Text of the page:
I am confident that rural touring will be the first successfully out the blocks, once gatherings are allowed, as Lyn Gardner suggests.
But I wonder if our theatres shouldn’t utilise these companies and their methodologies too, rather than just leaving them to village halls, fields and churches?
Adoption of their simple ‘pack in the back of a (insert any small-wheeled vehicle here)’ and DIY mentality, along with financial viability from small audience numbers, could see live performance restart in our theatres more quickly and safely, building confidence and reinvigorating depleted bank balances while we wait for the return of our larger companions.
Artistic director, This Is My Theatre
This is just like Shakespeare and co going on tour around the country to escape the plague in London. It could boost the kind of touring Lyn refers to in terms of the importance given to it after the Covid-19 pandemic. And it might be an employment avenue for drama school graduates, with just a whiff of rep about it, which gave so many of their predecessors useful experience.
Is this the return of regional rep, after a fashion?
This is all very well, but how does a company of actors tour in a van, get changed in toilets, and stay overnight safely in order to tour to these kinds of venues?
Doing rural touring theatre well takes a lot of planning and prior understanding that most theatre companies may not have. Is the will there to break away from the comfort of their main venues?
It’s brilliant to see rural touring being championed by Lyn Gardner in The Stage.
Agile and small-scale by nature, we could be one of the first ways to bring culture right back to the heart of communities.
It would be a bad decision for Trafalgar Studios to revert to a single theatre.
As an actress, I appeared in Trafalgar Studios 1’s inaugural production – the Royal Shakespeare Company’s Othello. Later, I performed in Trafalgar Studios 2 in Brendan Cowell’s dazzling play Happy New. Different spaces, different audiences, equal validity.
This is a huge loss to West End credibility.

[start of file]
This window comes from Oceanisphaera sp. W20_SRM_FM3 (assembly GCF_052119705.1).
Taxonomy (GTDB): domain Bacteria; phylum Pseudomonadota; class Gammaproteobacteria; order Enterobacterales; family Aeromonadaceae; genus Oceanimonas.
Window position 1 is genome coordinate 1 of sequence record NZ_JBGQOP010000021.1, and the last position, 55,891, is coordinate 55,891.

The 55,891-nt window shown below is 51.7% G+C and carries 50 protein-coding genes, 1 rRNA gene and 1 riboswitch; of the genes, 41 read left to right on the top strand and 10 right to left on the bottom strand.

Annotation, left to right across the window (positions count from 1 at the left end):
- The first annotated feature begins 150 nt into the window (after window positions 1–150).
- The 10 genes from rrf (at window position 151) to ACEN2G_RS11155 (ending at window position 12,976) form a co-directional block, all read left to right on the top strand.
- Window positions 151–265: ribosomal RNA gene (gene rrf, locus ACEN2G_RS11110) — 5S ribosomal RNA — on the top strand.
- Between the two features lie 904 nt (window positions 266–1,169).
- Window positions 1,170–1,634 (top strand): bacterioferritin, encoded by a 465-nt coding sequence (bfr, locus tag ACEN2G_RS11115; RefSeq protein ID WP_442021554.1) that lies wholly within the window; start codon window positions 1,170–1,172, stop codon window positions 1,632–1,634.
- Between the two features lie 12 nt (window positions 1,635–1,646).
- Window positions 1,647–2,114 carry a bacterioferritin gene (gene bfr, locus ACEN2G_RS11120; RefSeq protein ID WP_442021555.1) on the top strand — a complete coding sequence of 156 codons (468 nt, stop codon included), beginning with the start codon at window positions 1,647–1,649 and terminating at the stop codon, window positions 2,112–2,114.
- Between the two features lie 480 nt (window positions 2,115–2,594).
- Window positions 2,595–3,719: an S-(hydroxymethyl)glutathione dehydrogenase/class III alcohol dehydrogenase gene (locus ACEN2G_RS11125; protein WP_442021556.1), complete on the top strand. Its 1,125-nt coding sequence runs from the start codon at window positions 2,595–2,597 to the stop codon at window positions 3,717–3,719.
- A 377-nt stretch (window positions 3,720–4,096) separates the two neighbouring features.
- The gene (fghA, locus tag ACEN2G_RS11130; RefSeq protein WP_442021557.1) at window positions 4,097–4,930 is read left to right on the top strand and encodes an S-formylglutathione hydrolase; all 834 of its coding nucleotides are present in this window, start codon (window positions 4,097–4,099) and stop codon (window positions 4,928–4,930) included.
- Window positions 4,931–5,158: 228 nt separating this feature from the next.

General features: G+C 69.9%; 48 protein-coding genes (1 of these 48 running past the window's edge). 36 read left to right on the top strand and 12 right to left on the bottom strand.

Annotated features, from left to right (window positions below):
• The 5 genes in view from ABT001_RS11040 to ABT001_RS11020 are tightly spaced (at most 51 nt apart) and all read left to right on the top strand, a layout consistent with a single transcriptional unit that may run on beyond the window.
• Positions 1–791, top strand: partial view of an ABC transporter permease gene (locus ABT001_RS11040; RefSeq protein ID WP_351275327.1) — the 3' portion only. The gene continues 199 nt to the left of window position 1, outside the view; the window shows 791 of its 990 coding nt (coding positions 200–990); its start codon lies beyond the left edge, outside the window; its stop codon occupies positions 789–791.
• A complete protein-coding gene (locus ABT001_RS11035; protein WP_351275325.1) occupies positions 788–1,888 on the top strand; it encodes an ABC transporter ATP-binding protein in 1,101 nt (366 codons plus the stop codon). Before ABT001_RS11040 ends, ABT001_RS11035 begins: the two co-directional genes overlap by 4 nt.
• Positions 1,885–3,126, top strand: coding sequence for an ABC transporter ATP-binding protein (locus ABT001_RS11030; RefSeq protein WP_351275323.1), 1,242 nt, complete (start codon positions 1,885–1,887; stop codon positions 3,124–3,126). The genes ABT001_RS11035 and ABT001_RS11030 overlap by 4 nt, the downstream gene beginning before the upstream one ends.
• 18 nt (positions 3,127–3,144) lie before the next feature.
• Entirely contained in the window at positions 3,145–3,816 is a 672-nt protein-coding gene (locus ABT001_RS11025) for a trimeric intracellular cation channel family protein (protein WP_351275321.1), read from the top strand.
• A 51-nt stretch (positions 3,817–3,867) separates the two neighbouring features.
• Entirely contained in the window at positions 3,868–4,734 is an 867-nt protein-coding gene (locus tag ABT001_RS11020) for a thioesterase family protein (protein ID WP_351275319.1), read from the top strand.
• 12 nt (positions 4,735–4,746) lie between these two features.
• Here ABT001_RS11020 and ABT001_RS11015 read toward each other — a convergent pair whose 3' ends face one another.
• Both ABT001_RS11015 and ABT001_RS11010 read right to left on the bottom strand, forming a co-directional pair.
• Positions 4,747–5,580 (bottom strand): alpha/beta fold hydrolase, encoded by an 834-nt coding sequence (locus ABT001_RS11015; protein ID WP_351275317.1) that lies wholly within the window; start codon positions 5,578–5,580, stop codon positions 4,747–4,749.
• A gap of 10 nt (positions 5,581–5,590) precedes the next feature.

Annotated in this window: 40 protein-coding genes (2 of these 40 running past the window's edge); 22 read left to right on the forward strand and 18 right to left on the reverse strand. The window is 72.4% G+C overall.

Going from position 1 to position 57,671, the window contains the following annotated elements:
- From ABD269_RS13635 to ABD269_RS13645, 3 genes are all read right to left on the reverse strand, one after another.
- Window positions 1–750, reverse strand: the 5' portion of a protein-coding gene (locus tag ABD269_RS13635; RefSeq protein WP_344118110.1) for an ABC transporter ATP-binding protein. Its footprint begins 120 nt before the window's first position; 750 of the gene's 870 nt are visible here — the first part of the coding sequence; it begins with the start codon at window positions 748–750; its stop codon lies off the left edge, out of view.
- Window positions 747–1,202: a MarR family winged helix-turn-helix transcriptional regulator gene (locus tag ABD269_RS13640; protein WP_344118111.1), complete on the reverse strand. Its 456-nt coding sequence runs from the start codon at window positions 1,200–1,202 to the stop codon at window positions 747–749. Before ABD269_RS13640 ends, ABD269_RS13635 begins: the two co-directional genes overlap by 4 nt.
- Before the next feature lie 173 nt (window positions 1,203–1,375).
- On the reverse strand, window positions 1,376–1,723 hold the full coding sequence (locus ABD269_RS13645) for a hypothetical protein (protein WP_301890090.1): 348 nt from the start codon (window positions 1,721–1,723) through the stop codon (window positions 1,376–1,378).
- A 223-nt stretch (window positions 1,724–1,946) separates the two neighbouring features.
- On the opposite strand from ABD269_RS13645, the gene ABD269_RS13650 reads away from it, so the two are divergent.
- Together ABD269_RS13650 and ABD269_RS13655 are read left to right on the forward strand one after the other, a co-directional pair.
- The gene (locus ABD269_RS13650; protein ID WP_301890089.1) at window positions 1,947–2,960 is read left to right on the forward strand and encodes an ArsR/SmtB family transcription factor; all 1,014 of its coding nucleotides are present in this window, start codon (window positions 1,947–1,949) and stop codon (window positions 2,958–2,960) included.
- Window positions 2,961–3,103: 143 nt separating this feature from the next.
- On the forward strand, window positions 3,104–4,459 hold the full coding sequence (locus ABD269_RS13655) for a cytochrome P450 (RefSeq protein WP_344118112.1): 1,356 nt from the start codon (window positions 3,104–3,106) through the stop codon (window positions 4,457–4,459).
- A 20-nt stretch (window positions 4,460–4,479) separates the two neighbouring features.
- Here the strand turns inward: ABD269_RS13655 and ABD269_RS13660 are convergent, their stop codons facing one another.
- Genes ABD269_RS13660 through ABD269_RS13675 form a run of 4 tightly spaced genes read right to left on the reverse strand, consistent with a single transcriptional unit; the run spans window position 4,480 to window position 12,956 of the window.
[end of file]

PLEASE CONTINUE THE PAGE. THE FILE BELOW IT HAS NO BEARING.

Studio 2 was one of my favourite venues. I much prefer smaller, more intimate spaces, such a shame. Generally, I’m sick of the theatrics, distance and attempted spectacle larger venues go for.
It was tiny and not very comfortable and the larger space was very uncomfortable and didn’t work for a lot of stuff. So this is a way of creating one good space. Not too big but viable.
Some theatregoers (especially from out of town) are reluctant to go to ‘experimental’ venues but could be persuaded to try Studio 2 shows because of its location.
I know because I have persuaded them and they loved it. Who serves them, and those productions, now?
Making theatres safe is not just about seating, unfortunately.
How do actors perform a show while keeping their distance from each other? How do you unload a truck full of set when some of those pieces require four people huddled round them, stepping on each other as they’re carried in? How do you perform a quick costume change or a scene change in a wing the width of a narrow corridor? How do you quickly change someone’s radio mic without getting too close?
None of these questions can be answered until social distancing is completely lifted.
I’m sad that this is happening. I work in a theatre and two music venues and I’m trying to imagine how performances are going to return. I’m also thinking about the panto season, when hundreds of children and many schools attend – usually a child’s first experience of live theatre. We have to remain positive.
What about before the show – the crush at the bar, at the doors to the stalls, in the queues for the toilets?
If we are allowed to mix with household, certain social circles and family members then maybe those groups of people can sit together and a bit of distance would need to be in place between bookings.
Roy Hudd’s death is certainly a sad loss. He could inject humour into almost any situation.
I well remember the 1974 summer season in Bournemouth. Roy was in the Lulu Show at the Winter Gardens, while I appeared in the Bournemouth Aqua Show that year.
In those days, The Stage published a special summer edition covering all the shows across the UK, plus the islands. At that time, a high-profile Page 3 girl, Nina Carter – a Bournemouth girl whose real name was Penny Mallett – was gaining a lot of national publicity.
For that year’s special summer edition, Roy took out an advertisement consisting of a full-page photograph of him and Nina Carter on the beach with arms around each other smiling at the camera. To this he added two autographs: on his side, he wrote “Roy Hudd”, and on the other, he wrote “Morris Aza” – who was his agent at the time.
Those were great days. We will always remember him.